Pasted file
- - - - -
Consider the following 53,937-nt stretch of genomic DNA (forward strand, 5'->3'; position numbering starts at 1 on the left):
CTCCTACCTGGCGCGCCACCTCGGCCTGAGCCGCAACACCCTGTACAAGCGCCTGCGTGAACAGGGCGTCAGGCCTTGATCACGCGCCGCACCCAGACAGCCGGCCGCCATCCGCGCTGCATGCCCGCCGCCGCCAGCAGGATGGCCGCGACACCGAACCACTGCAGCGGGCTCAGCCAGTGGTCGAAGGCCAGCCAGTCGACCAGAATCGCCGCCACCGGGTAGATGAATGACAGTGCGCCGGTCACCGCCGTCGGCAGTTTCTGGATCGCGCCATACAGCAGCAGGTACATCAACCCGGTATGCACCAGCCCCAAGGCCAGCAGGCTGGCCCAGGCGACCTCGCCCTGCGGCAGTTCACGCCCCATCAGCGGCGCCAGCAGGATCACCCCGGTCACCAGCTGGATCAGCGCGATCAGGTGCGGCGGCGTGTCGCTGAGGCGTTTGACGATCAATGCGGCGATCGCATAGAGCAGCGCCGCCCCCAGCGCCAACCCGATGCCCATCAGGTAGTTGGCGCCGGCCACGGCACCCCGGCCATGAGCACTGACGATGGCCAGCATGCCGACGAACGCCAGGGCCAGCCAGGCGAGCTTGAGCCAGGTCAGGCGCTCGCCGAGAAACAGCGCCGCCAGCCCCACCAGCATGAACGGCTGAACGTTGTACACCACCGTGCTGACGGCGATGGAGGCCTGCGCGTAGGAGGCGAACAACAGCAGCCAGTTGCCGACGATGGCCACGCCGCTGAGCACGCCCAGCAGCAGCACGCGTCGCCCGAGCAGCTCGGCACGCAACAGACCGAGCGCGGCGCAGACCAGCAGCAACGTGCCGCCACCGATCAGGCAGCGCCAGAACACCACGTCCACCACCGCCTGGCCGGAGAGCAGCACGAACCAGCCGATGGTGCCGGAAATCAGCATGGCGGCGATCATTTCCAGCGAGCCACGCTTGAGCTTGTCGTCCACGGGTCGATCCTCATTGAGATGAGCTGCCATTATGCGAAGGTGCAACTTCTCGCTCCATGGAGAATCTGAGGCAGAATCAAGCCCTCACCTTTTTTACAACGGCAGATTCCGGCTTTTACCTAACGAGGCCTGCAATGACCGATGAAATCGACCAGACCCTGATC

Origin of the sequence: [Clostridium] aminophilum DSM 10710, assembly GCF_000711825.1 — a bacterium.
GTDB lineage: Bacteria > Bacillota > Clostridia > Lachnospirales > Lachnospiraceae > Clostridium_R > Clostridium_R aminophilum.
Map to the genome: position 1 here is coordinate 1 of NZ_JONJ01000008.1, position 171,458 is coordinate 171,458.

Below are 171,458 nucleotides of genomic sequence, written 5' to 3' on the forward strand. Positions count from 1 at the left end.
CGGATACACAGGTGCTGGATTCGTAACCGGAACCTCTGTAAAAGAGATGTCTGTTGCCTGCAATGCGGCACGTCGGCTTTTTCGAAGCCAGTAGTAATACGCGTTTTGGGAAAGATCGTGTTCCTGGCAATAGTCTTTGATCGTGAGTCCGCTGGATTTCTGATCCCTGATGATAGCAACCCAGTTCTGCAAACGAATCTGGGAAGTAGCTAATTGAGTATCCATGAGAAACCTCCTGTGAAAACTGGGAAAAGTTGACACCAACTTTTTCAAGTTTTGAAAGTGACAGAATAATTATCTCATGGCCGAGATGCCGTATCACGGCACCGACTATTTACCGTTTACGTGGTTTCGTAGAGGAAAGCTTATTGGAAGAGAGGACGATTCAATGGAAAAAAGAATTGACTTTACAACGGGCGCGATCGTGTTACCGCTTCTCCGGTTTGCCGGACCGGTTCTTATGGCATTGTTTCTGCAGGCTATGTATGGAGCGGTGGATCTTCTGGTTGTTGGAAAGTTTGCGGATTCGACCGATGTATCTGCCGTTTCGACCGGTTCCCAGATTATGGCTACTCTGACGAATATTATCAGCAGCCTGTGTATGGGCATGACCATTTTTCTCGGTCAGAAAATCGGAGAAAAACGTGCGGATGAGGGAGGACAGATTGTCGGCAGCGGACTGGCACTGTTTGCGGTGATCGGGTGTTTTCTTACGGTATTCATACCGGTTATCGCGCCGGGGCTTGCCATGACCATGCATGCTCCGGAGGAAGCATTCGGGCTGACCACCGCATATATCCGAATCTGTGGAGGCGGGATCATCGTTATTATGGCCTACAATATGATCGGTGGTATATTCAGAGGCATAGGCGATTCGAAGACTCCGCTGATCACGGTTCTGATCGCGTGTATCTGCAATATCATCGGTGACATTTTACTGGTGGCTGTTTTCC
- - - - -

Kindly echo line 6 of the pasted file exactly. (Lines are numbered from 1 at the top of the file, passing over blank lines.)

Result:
Below are 171,458 nucleotides of genomic sequence, written 5' to 3' on the forward strand. Positions count from 1 at the left end.